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Nair spoke to The Better India in the midst of coordinating a rescue drive on Monday. “We have an army of about 6000 dedicated individuals working through different time zones on the virtual end from all over the world, which has not been very easy to run. My technology head was Lebi, who is an engineer by training and works as the director in business intelligence domain for Internet Of Things (IoT) in the United States. There had also been field mobilisations conducted sporadically. For the outside world, it is just numerous Facebook and WhatsApp groups that appear to be functioning on its accord, but the truth is, most of these groups have been working hand in hand, sometimes even unknown to their own knowledge,” he adds.

Nair also shared that these tech warriors put together a forum with communication channels, spreadsheets and Google docs to feed information as well as SOS entries and emergency helpline numbers for people to access rescue and relief support.

Courtesy: Prasanth Nair.
Courtesy: Prasanth Nair.

“By setting up the call centres with over 100 live lines, the initial hiccup of managing the barrage of calls flooding the control rooms was removed. These call centres were operated for us collaboratively by Bhoomika Trust (who had also handled the Chennai Floods), Amrita University, OrisysIndia, IPM Kozhikode and Manorama. Regarding the fieldwork, the Kerala Flood 2018 page on Facebook has over 12,000 people who volunteered in various capacities,” Nair says.

Nair gives a special mention to all the key contributors from the state who played a central role in mobilising these drives. “Our biggest strength was that I could liaison with Sivasankar Sir, who is the state IT Secretary and gave full support to me even though I was only volunteering. Also, Chief Secretary Tom Jos sir had been a great support, who said, ‘do whatever support you can do’. Alongside, we had Santhosh Kurup and Arun Balachandran from CM’s IT department, who were our strong and live links from the government side.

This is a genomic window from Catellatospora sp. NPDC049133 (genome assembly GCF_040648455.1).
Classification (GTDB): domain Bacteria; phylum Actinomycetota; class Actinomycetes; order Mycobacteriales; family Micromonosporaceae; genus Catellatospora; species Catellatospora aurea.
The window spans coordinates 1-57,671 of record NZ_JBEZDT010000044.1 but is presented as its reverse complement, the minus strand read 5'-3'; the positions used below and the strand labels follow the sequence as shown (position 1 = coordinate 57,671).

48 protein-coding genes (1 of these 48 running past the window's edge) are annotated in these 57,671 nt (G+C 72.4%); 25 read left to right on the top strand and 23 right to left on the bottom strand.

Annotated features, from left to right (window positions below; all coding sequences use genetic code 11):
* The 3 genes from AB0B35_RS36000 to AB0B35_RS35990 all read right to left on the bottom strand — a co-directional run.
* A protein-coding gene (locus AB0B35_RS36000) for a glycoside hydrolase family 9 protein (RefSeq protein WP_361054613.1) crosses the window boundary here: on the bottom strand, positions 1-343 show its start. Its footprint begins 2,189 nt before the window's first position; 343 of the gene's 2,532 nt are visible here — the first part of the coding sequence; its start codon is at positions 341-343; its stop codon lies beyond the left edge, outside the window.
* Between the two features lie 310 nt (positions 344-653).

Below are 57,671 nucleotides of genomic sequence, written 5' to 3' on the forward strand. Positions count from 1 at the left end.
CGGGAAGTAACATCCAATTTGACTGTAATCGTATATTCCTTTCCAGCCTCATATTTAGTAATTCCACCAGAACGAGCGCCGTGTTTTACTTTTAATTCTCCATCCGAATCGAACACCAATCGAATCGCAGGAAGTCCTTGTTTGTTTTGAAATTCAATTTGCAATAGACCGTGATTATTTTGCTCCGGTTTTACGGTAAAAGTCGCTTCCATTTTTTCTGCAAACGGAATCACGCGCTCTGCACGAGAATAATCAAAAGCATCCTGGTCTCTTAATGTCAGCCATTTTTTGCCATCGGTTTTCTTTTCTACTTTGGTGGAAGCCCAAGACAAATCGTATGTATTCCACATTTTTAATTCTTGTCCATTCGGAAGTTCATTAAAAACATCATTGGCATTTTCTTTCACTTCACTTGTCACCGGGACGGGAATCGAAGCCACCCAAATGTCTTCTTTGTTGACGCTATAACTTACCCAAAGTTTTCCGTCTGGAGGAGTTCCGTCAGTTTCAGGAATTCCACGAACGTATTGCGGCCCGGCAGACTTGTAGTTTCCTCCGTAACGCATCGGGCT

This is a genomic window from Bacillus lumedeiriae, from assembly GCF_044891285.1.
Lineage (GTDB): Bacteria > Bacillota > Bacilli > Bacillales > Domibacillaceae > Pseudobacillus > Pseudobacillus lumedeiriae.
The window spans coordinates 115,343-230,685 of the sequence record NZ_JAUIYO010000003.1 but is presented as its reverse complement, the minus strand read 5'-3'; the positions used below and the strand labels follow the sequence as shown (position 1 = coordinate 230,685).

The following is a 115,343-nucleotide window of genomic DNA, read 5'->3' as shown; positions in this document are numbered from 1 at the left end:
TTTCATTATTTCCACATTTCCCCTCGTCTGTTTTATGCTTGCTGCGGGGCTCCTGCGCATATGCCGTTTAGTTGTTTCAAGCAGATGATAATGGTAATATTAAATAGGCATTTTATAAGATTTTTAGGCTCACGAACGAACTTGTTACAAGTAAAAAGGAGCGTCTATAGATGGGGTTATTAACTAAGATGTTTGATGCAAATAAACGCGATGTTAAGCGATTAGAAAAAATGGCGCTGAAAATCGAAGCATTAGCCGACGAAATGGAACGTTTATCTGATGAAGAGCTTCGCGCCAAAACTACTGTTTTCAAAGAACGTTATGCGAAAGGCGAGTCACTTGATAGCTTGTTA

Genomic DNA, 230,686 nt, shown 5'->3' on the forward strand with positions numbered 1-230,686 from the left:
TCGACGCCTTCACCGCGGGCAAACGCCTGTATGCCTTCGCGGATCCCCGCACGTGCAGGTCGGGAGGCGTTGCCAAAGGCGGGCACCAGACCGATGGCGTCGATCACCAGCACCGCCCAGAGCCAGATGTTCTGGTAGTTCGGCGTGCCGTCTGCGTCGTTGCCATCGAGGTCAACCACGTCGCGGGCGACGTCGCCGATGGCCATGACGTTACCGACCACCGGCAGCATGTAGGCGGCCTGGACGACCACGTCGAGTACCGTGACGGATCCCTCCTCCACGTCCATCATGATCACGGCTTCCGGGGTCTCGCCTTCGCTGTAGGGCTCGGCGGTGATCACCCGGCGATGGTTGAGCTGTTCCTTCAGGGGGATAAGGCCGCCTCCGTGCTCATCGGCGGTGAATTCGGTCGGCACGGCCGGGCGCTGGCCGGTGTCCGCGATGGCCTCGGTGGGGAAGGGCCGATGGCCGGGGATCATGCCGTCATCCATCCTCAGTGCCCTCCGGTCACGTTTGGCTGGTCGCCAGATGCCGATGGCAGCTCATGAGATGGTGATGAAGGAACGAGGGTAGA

“This had been a volunteer driven activity only to support and supplement the government rescue. Usually, bureaucrats feel super confident about the state machinery but honestly, we can’t directly get entrenched in rescue operations. It was only through the foresight of these officials that we could take forward anything as they understood the true importance of volunteers,” he adds.

Now that water is slowly receding in many areas across the state, this army is actively working towards preparing and supplying various kits that will help people to clean their homes and make them safe for habitation again.

These kits include necessary materials like rubber boots, heavy-duty gloves, masks, soap powder, disinfectants, scrubbers, rodent killers, etc.

Courtesy: Prasanth Nair.
Courtesy: Prasanth Nair.

Every initiative spearheaded by Collector Bro so far has made an enormous impact under his jurisdiction—be it transparency in the administration or inviting participation from the citizens for better governance.


GiveIndia and The Better India have come together to help Rebuild Kerala by supporting 41,000 affected families. You too can be a part of this movement and help us raise funds for the NGOs working to rehabilitate these families. If all of us come together with a small monthly contribution, we can make a real and meaningful difference in helping restore normalcy to those who need our help the most.

Unable to view the above button? Click here


However, we believe that Nair’s timely incorporation and optimal mining of tech-support during Kerala’s darkest hours that has silently saved the lives of thousands will surely qualify as his best initiative yet.

(Edited by Gayatri Mishra)

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Written by Lekshmi Priya S

Shuttling between existentialist views and Grey's Anatomy, Lekshmi has an insanely disturbing habit of binge reading. An ardent lover of animals and plants, she also specializes in cracking terribly sad jokes.